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### Empirical Formulas Rounding and Multiplying

Posted: Sat Sep 28, 2019 2:26 pm
What should the threshold be for decimals when solving for empirical formulas? I think that if the results are 0.1 away from the nearest whole number, then you round to that whole number. Otherwise, I think you multiply to the nearest whole number. However, I see in some example problems, like one we did in discussion, where the decimal was 2.26 and it was still rounded down to 2. What should be the general rule of thumb for these numbers?

### Re: Empirical Formulas Rounding and Multiplying

Posted: Sat Sep 28, 2019 2:54 pm
I personally feel like the general rule of thumb for round should include only integers ending in 0.5 or 0.33. Anything else, can either be rounded up or down.
For example: If your result is a number that is 2.55, obviously round that to just 2.5.

### Re: Empirical Formulas Rounding and Multiplying

Posted: Sat Sep 28, 2019 3:38 pm
I agree with the other user that the amounts should be leaning towards a value usch as 0.5 or 0.33. In addition, I would like to add that each step of the way to use the correct sig figs because this personally has helped me to find values that I can see where to round to more so. In many situations I feel that manipulation of numbers by us also is causing some of the issues. Hope this also helps!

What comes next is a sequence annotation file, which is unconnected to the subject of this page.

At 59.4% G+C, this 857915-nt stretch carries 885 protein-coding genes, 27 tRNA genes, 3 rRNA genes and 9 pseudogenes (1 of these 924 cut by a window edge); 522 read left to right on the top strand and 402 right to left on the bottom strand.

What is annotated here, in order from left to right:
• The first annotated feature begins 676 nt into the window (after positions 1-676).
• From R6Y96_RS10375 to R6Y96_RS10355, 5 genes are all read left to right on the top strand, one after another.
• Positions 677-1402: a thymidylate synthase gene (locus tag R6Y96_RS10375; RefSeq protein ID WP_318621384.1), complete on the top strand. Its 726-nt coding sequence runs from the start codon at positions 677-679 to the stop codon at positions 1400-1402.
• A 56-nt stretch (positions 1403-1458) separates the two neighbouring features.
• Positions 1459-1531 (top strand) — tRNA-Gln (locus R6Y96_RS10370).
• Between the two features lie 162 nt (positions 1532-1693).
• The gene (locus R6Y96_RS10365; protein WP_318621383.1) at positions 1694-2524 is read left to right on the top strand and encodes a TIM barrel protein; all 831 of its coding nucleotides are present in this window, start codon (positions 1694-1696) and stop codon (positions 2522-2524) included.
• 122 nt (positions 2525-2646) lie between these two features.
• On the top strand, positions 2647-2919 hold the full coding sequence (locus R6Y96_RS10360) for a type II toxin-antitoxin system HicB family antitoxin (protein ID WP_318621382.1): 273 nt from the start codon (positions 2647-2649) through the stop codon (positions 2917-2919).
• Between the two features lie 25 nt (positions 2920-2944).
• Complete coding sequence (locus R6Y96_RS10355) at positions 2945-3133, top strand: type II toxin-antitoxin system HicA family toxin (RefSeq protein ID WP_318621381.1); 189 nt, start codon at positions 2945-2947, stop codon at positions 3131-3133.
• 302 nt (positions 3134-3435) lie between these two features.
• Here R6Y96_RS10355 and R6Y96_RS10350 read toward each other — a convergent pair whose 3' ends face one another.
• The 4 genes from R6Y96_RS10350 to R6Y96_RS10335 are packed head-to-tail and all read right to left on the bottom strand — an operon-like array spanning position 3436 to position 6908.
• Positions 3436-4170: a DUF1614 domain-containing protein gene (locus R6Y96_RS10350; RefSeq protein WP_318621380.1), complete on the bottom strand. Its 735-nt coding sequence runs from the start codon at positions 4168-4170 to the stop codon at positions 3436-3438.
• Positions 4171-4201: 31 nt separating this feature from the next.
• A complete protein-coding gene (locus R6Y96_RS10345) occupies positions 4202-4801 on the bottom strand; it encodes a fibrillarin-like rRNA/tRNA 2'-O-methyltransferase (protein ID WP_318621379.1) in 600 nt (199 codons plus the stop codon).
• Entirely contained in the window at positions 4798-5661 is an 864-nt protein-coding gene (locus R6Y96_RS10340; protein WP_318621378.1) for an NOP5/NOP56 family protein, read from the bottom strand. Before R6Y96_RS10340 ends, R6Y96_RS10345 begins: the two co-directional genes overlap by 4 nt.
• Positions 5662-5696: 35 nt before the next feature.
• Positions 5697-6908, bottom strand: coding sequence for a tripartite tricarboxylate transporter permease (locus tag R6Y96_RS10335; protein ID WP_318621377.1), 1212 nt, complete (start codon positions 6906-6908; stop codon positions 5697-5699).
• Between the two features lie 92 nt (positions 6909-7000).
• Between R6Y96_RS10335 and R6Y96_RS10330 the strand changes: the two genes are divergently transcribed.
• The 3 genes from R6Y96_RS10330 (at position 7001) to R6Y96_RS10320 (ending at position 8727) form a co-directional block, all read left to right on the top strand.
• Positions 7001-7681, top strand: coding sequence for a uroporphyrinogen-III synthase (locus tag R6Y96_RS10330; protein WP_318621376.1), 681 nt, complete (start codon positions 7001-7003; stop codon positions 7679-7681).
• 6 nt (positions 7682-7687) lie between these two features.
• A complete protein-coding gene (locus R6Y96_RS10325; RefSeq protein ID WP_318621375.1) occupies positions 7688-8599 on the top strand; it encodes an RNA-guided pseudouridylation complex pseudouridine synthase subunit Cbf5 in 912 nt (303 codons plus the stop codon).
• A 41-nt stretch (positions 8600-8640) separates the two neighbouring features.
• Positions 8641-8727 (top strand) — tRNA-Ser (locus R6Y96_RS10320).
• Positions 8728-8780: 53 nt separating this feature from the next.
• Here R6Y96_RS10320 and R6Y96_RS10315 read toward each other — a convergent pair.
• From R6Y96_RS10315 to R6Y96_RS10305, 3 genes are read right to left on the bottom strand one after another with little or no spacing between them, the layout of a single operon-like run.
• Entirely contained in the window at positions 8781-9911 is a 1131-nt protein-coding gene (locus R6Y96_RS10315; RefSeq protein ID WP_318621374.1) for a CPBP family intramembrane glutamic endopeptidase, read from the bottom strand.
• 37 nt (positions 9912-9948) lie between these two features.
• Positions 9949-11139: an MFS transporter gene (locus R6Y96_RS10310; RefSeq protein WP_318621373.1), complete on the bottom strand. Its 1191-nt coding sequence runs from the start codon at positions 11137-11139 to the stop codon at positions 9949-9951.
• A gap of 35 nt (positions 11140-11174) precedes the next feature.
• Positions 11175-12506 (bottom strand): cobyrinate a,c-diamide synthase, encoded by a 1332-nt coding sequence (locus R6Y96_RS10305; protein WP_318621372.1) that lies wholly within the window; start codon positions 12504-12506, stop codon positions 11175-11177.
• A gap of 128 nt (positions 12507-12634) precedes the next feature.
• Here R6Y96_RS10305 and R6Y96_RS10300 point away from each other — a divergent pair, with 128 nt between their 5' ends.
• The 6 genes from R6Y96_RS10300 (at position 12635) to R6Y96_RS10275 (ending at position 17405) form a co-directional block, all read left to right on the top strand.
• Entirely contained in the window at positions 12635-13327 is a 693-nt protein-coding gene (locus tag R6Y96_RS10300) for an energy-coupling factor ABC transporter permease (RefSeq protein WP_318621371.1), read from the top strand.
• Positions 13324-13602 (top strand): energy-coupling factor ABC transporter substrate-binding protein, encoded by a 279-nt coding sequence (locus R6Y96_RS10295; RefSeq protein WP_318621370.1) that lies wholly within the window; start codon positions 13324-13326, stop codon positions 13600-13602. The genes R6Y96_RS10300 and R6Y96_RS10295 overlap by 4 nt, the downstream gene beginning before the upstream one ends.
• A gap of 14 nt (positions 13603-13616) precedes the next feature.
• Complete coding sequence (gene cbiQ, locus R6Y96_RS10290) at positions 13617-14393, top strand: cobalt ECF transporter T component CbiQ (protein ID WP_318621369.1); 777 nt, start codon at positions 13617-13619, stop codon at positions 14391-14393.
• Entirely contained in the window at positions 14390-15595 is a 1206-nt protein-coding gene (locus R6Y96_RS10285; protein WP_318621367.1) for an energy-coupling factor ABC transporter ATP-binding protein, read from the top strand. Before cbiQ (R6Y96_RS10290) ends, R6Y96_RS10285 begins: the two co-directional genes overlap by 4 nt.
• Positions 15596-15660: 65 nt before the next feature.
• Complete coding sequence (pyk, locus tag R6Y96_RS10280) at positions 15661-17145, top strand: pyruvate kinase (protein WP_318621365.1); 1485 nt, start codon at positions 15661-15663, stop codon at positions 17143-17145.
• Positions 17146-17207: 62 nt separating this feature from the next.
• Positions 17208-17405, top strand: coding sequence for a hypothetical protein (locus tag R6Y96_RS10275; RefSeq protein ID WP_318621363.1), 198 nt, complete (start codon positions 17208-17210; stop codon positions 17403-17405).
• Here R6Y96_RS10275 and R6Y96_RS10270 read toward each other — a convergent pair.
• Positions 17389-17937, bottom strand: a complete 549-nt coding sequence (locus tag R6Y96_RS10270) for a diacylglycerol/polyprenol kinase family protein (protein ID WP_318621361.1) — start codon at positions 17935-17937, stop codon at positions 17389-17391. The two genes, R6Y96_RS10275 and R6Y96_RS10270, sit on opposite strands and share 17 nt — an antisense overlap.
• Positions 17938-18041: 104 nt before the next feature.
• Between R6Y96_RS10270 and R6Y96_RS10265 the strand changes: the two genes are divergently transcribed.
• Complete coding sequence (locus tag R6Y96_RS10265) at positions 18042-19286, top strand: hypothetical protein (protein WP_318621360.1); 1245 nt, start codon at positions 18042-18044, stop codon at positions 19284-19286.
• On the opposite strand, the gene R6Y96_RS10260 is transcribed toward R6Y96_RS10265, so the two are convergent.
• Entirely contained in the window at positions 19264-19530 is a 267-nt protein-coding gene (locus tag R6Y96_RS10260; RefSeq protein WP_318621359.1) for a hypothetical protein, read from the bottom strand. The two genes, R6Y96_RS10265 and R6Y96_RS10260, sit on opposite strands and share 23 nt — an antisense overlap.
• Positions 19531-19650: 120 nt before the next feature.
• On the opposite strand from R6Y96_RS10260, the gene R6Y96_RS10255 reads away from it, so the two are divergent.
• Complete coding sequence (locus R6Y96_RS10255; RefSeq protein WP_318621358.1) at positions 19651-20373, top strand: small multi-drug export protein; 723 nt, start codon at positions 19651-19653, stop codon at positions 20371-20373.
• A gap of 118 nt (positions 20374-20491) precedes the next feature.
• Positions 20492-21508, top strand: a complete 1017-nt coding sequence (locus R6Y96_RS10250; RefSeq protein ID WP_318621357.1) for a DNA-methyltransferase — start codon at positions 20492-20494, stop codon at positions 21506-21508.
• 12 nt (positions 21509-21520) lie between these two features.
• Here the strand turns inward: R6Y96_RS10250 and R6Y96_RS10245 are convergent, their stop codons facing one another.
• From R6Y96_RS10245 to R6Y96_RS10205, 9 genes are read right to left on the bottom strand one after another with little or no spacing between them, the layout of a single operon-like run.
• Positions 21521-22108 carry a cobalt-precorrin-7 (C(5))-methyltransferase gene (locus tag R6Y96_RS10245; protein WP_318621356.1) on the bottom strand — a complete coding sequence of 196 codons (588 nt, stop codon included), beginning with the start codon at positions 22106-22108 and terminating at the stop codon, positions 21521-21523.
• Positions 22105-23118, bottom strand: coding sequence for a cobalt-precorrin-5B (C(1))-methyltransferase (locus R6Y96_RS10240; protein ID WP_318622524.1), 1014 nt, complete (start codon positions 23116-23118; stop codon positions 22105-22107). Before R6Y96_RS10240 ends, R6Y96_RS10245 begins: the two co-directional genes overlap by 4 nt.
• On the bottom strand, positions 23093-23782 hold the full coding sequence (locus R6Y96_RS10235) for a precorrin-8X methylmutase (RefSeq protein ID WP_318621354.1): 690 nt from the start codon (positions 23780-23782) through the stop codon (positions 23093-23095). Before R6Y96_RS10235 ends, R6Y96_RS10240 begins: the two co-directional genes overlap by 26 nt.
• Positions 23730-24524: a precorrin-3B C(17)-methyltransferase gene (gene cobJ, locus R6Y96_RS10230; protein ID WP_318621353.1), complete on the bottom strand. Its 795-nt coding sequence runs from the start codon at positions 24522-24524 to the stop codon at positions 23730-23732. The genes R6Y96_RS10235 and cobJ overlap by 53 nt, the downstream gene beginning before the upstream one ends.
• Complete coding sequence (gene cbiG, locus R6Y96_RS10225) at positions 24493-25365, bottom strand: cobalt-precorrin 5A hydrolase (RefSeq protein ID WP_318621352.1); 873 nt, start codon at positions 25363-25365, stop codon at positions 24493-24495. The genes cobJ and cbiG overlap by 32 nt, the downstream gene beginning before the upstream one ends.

### Re: Empirical Formulas Rounding and Multiplying

Posted: Sat Sep 28, 2019 4:00 pm
Amy Xiao 1H wrote:What should the threshold be for decimals when solving for empirical formulas? I think that if the results are 0.1 away from the nearest whole number, then you round to that whole number. Otherwise, I think you multiply to the nearest whole number. However, I see in some example problems, like one we did in discussion, where the decimal was 2.26 and it was still rounded down to 2. What should be the general rule of thumb for these numbers?

What was the problem you did in discussion? Do you have a picture of it?

### Re: Empirical Formulas Rounding and Multiplying

Posted: Sat Sep 28, 2019 4:29 pm
Another thing you should remember to do is to not round intermediate answers to the desired sig figs. Directly take whatever number you got from your calculator and copy it onto the next line to perform the calculation. Many often round the intermediate answers and that could result in undesirable final results.

### Re: Empirical Formulas Rounding and Multiplying

Posted: Sat Sep 28, 2019 5:23 pm
905312474 - 1L wrote:
Amy Xiao 1H wrote:What should the threshold be for decimals when solving for empirical formulas? I think that if the results are 0.1 away from the nearest whole number, then you round to that whole number. Otherwise, I think you multiply to the nearest whole number. However, I see in some example problems, like one we did in discussion, where the decimal was 2.26 and it was still rounded down to 2. What should be the general rule of thumb for these numbers?

What was the problem you did in discussion? Do you have a picture of it?